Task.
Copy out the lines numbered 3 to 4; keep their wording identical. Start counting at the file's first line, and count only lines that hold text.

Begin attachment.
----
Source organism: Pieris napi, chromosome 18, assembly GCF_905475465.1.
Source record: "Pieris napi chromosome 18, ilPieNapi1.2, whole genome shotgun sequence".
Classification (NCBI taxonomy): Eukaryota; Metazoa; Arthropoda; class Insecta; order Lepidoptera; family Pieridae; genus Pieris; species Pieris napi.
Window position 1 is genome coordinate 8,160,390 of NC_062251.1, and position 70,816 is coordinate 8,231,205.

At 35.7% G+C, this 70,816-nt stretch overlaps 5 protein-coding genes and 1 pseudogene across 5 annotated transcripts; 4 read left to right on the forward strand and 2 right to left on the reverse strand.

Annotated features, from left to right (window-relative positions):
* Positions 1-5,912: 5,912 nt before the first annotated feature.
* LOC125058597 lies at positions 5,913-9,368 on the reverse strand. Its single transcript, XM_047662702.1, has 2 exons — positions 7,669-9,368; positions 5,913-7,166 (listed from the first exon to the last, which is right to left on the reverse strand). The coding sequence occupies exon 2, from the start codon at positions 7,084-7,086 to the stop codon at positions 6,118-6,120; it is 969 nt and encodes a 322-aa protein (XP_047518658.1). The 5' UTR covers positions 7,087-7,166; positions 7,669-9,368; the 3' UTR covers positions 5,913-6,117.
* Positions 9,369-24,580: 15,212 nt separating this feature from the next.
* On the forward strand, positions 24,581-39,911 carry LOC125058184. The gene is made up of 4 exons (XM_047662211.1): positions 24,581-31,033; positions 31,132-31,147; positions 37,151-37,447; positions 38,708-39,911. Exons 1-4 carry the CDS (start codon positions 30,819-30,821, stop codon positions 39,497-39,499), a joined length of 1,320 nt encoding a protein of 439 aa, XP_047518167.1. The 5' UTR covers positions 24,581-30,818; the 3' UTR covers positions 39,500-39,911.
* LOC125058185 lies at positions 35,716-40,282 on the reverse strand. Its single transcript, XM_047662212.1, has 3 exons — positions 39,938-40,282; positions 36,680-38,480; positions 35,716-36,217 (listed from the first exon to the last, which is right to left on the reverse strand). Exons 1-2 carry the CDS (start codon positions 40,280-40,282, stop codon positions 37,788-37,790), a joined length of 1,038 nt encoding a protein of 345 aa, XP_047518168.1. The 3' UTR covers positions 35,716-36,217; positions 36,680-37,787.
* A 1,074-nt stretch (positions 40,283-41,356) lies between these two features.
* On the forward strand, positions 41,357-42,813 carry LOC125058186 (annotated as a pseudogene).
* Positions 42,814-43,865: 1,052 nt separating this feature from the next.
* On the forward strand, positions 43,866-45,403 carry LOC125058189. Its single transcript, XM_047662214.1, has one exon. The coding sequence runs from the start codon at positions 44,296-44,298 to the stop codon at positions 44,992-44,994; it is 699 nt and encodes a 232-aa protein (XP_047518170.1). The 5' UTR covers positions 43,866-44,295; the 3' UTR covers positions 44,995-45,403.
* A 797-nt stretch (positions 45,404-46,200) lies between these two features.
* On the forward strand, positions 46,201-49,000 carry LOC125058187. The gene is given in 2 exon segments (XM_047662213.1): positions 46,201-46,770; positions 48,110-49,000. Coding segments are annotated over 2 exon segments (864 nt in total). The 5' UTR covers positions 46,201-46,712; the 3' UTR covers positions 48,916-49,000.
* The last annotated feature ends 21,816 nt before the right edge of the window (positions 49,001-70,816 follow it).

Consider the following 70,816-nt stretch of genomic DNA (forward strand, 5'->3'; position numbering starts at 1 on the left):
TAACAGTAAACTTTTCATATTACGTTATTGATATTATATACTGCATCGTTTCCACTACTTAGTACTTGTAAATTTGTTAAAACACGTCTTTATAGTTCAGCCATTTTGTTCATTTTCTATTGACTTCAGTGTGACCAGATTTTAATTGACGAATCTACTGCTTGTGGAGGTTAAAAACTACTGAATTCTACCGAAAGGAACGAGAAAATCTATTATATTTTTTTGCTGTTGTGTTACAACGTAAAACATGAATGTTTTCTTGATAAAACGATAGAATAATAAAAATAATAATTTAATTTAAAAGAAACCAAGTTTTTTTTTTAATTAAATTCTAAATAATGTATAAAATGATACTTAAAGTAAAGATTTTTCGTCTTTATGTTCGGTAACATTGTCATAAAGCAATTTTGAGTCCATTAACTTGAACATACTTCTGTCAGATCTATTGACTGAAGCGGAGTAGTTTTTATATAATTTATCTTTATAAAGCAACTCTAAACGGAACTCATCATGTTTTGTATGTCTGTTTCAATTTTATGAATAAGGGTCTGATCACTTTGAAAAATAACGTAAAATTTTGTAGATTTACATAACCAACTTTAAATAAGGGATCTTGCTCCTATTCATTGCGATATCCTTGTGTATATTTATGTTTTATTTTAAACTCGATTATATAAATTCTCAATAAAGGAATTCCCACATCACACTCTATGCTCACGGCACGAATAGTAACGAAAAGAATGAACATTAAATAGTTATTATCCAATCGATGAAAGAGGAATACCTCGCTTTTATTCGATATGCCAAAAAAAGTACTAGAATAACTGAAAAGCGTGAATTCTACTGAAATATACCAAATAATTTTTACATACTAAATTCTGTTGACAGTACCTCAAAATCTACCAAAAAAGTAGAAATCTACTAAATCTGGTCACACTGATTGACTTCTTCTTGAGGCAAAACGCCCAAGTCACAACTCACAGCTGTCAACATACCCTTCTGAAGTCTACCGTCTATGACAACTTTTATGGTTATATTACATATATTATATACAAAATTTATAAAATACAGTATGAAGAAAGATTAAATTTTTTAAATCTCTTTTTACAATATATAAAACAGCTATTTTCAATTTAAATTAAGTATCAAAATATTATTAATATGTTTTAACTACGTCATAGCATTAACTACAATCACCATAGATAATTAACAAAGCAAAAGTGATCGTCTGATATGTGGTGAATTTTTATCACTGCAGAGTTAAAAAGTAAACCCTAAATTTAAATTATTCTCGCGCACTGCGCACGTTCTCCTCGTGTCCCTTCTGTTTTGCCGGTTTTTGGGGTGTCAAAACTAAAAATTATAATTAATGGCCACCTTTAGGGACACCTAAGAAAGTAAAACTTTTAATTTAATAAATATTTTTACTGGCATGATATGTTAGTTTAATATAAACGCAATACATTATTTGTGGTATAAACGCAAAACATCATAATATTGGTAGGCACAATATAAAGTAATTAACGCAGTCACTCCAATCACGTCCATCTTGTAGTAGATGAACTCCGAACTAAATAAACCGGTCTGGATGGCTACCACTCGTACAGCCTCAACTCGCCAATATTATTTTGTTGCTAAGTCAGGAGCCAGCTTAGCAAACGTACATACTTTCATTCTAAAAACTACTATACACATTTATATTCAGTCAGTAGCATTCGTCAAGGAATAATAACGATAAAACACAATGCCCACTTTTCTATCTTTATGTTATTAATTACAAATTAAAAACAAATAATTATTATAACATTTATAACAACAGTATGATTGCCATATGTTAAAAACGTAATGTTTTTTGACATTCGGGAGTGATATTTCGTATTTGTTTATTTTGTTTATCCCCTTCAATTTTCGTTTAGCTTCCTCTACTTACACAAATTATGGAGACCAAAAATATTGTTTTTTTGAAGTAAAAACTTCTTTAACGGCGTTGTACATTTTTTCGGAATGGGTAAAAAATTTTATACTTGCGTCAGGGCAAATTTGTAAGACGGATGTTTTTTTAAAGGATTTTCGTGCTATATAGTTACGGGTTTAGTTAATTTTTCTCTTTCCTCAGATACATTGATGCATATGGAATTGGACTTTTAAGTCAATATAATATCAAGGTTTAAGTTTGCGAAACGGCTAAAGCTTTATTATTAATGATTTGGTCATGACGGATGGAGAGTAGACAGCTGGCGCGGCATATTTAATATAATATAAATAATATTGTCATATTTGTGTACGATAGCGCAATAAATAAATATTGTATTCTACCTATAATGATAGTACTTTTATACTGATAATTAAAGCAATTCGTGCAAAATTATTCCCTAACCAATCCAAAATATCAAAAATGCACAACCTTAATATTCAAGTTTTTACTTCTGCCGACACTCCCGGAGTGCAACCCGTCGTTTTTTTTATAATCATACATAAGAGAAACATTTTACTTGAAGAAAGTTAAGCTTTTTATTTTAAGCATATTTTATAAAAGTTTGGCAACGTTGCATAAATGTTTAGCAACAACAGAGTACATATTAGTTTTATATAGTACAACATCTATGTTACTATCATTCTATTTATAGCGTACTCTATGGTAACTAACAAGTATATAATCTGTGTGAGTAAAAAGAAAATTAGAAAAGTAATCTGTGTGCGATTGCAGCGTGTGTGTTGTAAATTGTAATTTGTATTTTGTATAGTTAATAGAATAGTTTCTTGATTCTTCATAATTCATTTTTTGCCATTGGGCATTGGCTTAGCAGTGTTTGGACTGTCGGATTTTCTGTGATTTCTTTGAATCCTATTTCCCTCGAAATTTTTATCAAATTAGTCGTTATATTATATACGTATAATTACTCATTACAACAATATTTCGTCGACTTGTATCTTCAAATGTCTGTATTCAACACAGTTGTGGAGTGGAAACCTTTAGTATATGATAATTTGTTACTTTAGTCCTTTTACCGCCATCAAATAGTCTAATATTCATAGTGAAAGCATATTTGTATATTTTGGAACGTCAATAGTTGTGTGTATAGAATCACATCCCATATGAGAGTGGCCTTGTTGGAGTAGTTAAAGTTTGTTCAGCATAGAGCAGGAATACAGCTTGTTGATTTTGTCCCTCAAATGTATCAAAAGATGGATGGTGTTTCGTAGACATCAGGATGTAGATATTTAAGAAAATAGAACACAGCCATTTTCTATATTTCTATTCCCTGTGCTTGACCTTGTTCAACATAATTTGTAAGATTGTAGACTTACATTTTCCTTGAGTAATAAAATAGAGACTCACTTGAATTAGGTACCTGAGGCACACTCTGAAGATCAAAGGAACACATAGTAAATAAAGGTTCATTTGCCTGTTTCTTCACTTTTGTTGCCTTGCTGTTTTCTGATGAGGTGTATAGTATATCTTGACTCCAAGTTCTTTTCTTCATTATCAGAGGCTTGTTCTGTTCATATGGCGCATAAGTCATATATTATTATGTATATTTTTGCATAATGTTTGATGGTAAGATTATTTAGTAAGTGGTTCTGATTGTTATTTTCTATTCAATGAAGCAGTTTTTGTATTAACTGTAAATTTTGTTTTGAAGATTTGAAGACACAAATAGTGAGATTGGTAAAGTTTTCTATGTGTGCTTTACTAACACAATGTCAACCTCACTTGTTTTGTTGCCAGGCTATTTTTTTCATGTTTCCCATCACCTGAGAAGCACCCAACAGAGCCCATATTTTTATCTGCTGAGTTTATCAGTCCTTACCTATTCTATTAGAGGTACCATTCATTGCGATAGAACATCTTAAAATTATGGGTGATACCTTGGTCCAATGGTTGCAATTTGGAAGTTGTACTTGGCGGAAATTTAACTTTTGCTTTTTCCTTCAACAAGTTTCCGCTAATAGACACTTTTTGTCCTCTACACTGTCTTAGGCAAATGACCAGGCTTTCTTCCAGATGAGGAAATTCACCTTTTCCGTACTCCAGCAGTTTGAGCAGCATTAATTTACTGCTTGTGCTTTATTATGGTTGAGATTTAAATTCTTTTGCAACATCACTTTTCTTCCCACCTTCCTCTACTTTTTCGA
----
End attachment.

Classification (NCBI taxonomy): Eukaryota; Metazoa; Arthropoda; class Insecta; order Lepidoptera; family Pieridae; genus Pieris; species Pieris napi.
Window position 1 is genome coordinate 8,160,390 of NC_062251.1, and position 70,816 is coordinate 8,231,205.